Subjective Scale

Scale has different meanings according to disciplines, trades, and livelihoods. Thanks to words such as capitalism and globalization, scale is increasingly prevalent in everyday discourse. ‘Scaling up’, ‘scaling down’, and ‘scales of influence,’ are all phrases that help us better imagine and produce dichotomies such as global and local.

Scale is a crucial word in the field of cartography. I’d argue it was perhaps the most important contribution to 15th and 16th century navigation, making this first wave of globalization possible. Scale can be a map’s greatest asset, and its greatest curse. The ability to see an entire city, an entire country, even the world has great psychological consequences on the human mind. Seeing it all feels manageable, even conquerable. Having a scale of 1:1 is of course impossible for that is reality; and so, as we increase scale, we are in many ways decreasing reality.

Lately I’ve been very disappointed with the maps I’ve used. I find them ill preludes to my experience. Let me put this in context.

Because I’ve been traveling this past month I’ve had many opportunities to use maps. Those given to me by hotels and tourist centers highlight attractions, list restaurants, and have a colorful border of various advertisements. Such maps focus on the imagined city center, or the assumed destination of tourists. Visual techniques such as a bright colors, large circles, and street names in large fonts help navigate the visitor to the center, reiterating it as a bustling yet legible place to the outsider.

The first tourist map I received last month was of Gotenburg, Sweden. To cover the area under observation (the far reachings of the city’s public transit), the map had eight folds and seemed dauntingly huge.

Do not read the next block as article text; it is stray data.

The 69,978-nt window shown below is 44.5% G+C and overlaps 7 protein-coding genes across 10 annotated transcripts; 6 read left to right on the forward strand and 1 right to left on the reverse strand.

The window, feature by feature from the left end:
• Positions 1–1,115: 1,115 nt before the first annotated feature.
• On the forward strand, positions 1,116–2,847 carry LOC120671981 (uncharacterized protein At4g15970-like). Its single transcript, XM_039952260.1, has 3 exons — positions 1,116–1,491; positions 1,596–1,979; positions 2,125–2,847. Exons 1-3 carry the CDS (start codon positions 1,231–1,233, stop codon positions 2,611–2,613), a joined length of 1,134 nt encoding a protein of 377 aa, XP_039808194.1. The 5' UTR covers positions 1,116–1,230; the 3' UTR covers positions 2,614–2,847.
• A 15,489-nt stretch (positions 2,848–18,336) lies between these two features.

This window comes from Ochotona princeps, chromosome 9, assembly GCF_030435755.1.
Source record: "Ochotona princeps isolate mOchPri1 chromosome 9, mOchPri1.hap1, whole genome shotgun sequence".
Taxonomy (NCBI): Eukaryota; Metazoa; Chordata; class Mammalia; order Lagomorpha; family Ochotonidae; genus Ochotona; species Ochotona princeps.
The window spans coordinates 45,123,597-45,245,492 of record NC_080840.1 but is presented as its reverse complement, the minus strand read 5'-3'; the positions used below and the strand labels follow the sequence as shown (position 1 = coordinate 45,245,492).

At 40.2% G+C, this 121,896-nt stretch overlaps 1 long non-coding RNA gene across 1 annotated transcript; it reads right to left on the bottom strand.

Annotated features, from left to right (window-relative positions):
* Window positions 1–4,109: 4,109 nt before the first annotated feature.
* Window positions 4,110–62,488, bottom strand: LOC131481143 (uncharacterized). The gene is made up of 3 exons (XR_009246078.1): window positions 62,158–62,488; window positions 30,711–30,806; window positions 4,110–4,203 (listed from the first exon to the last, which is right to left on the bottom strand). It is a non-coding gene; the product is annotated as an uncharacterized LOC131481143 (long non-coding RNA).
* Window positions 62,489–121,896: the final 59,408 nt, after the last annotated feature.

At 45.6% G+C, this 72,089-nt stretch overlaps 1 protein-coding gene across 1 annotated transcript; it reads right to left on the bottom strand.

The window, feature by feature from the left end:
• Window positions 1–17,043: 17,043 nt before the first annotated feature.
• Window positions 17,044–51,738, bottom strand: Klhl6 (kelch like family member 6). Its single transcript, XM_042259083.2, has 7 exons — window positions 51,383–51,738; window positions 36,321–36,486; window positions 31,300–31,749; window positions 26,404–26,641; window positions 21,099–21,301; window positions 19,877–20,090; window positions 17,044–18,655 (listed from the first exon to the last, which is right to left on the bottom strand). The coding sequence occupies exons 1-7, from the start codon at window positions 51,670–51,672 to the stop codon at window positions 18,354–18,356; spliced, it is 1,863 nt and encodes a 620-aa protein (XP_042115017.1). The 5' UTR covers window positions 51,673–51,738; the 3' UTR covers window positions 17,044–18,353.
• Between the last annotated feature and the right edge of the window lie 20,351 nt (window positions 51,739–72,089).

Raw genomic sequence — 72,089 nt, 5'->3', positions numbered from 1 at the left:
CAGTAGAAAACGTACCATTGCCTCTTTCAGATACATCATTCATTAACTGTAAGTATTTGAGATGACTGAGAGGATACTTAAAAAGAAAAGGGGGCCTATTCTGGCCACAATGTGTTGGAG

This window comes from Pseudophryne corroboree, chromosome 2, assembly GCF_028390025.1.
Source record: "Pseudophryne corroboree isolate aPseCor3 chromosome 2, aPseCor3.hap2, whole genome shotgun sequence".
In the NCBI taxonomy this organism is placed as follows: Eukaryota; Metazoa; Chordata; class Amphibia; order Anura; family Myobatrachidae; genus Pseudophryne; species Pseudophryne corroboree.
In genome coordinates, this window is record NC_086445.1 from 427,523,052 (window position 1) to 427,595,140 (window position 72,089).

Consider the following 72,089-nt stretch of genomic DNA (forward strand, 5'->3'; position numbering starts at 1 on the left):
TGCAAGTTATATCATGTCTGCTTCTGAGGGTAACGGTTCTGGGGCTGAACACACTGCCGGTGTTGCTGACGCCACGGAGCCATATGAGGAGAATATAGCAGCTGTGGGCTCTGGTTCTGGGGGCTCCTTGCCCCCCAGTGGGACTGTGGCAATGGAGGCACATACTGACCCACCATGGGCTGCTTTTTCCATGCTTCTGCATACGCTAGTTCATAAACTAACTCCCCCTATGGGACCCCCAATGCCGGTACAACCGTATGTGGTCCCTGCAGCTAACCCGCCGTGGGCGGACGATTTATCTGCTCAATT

Because of bad rains I chose to use the highly efficient tram, which went north, then east through a tunnel carved out from a small elevation and eventually more north to where the conference was being held. One evening the sun came out for the first time. I decided I’d walk from the conference back to the hotel, thinking it would take at least an hour.

I passed through part of the Gotenburg University full of small gardens. No one lives here, but each has a little shed-like structure, and small patio with a picnic table. As I was walked by, I could see many families preparing their evening meal. I then descended a bit, passed through another residential area and eventually arrived at the main commercial area.

The entire walk took a little less than 20 minutes, or roughly twice the amount of time it did by tram. I didn’t use the tram after that, the University seemed as though it was right around the block.

Now, I should mention that I’m actually pretty terrible at reading maps. As in, I generally don’t. I’m more of a glance-er; I wander until my doubt trumps my intuition. It is at this point that I look for some street sign and then quickly glance at the map to try and find that same road. Once I do, I look to see if it runs in the direction I want to go. If it does, I almost immediately put the map away. This strategy is highly problematic. Because I almost never check cross streets it usually happens that I’m on the right road but on the other side of town.

In other words, I am scale-diffecient.